PR: U.S. Congress and Internet Gambling


Forum Cheermeister
Staff member
Jun 30, 1998
U.S. Congress and Internet Gambling: More Tilting at Windmills

VANCOUVER, British Columbia, Jan. 12, 2006 The new year will bring more of the same as opponents of Internet gambling in the U.S. Congress prepare another round in their quixotic campaign to block this growing industry. Conjuring all the scare terminology of previous attempts, Rep. Jim Leach (Republican-Iowa) introduced in November the Unlawful Internet Gambling Enforcement Act of 2005. No action on the bill, H.R. 4411, is expected until later this year, which is the final session of the 109th Congress.

Once again, as he put it, Leach is trying to cut the money flow from gamblers to Internet gambling sites. His bill would prohibit the use of credit cards and any other instrument of U.S. financial institutions from being used in Internet gambling transactions.

Rep. Leach and his allies have already substantially achieved that goal, without benefit of new laws, said Rick Smith, executive director of the Interactive Gaming Council. Whether because of pressure from federal and state authorities or because of their own initiatives, most major U.S. financial institutions block Internet gambling transactions. For several years, its been rare to find a U.S. credit card that can be used to deposit funds at an online casino.

That proves the futility of the Leach effort. The Congressman told his colleagues that Americans will bet $5.9 billion on Internet gambling this year, while the chief executive of a major online casino and sports betting firm estimates that 12.5 million Americans wager online. Clearly, if all these people are betting all this money, they have found other ways to deposit funds into their accounts at Internet gambling sites. If that many Americans enjoy this activity, nothing that Congress can do will stop them.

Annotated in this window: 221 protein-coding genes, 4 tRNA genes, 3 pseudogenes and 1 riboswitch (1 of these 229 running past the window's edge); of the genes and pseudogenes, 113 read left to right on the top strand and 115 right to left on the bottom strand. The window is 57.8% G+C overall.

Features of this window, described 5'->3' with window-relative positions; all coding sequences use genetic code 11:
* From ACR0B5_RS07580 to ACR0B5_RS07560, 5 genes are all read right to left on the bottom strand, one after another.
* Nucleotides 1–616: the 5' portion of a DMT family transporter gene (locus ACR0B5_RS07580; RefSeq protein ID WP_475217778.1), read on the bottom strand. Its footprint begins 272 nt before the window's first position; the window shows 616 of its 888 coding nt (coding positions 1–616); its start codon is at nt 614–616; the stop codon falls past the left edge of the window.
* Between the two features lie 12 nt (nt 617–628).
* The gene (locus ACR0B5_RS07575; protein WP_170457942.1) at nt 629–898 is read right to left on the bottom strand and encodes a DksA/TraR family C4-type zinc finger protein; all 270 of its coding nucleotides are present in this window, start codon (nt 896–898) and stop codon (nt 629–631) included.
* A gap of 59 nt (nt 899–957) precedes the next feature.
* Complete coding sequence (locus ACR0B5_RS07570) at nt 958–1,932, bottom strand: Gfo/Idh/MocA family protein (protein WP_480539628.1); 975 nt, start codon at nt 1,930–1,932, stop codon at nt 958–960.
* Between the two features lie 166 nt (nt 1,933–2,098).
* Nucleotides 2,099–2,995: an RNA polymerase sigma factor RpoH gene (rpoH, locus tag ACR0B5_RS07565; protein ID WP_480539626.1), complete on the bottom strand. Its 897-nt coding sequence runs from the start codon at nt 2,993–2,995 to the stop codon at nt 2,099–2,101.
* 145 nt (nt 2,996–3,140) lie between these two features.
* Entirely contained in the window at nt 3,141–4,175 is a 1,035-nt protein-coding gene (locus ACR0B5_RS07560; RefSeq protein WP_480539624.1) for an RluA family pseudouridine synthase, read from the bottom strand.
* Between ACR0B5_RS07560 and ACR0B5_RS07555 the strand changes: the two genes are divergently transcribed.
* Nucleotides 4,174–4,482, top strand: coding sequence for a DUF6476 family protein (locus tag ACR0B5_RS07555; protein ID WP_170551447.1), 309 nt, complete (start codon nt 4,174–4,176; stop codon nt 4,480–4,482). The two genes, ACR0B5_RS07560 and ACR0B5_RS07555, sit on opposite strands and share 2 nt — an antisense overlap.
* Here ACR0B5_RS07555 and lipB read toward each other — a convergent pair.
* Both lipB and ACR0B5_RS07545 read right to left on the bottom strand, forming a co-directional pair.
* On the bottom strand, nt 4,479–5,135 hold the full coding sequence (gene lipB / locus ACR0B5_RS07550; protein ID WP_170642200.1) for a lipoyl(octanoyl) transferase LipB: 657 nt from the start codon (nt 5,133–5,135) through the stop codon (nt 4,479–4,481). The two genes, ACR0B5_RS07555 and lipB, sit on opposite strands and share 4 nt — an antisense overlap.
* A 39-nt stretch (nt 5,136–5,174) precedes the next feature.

Leach told Congress that he was working with Sen. Jon Kyl (Republican-Arizona) on his crusade. Kyl, the most persistent of the Congressional foes of Internet gambling, tried and failed as recently as September to get similar legislation approved. But apparently the two men have labored on legislative language that would increase the odds of passage. For example, H.R. 4411 states that it would not apply to the Interstate Horseracing Act. As amended in 2000, that act permits telephone and Internet wagering on horse races, with certain restrictions. The bill also contains carve-outs, or exemptions, for fantasy sports leagues and for tribal gaming.

It is senseless that these legislators and their staffs are wasting Congress time, trying to develop prohibitory bills that will satisfy various vested interest groups, said Keith Furlong, deputy director of the IGC. Legislation to regulate is needed for the Internet gambling industry, but not these futile stabs at prohibition. What is needed is legislation that would facilitate the government licensing and strict regulation of online gambling.

While Leach and Kyl waste years tilting at windmills, the number of Americans gambling online grows every year. The explosive success of Internet poker has demonstrated the appeal of this form of gambling. Some of the leading poker sites get most of their players from the U.S.

If these politicians really cared about gambling addiction and about minors gambling online, they would work on ways to regulate this form of gambling, just as real-world gambling is regulated. Instead of unsubstantiated spin asserting that online gambling is a hotbed for money laundering and terrorist financing, the purported concerns of these politicians would be better served if they would work with responsible operators including the regulated Las Vegas casino firms that would like to compete in this segment to mitigate social problems and prevent access by minors.

As Nigel Payne, the chief executive of, said on a November segment of 60 Minutes titled I-Gaming: Illegal and Thriving, If you regulate it, you control it. If you regulate it, you set limits. You also tax it. Payne told 60 Minutes that U.S. states were missing out on millions of dollars in tax revenue that online gambling could generate. The economic loss is compounded by the employment opportunities that the U.S. forfeits.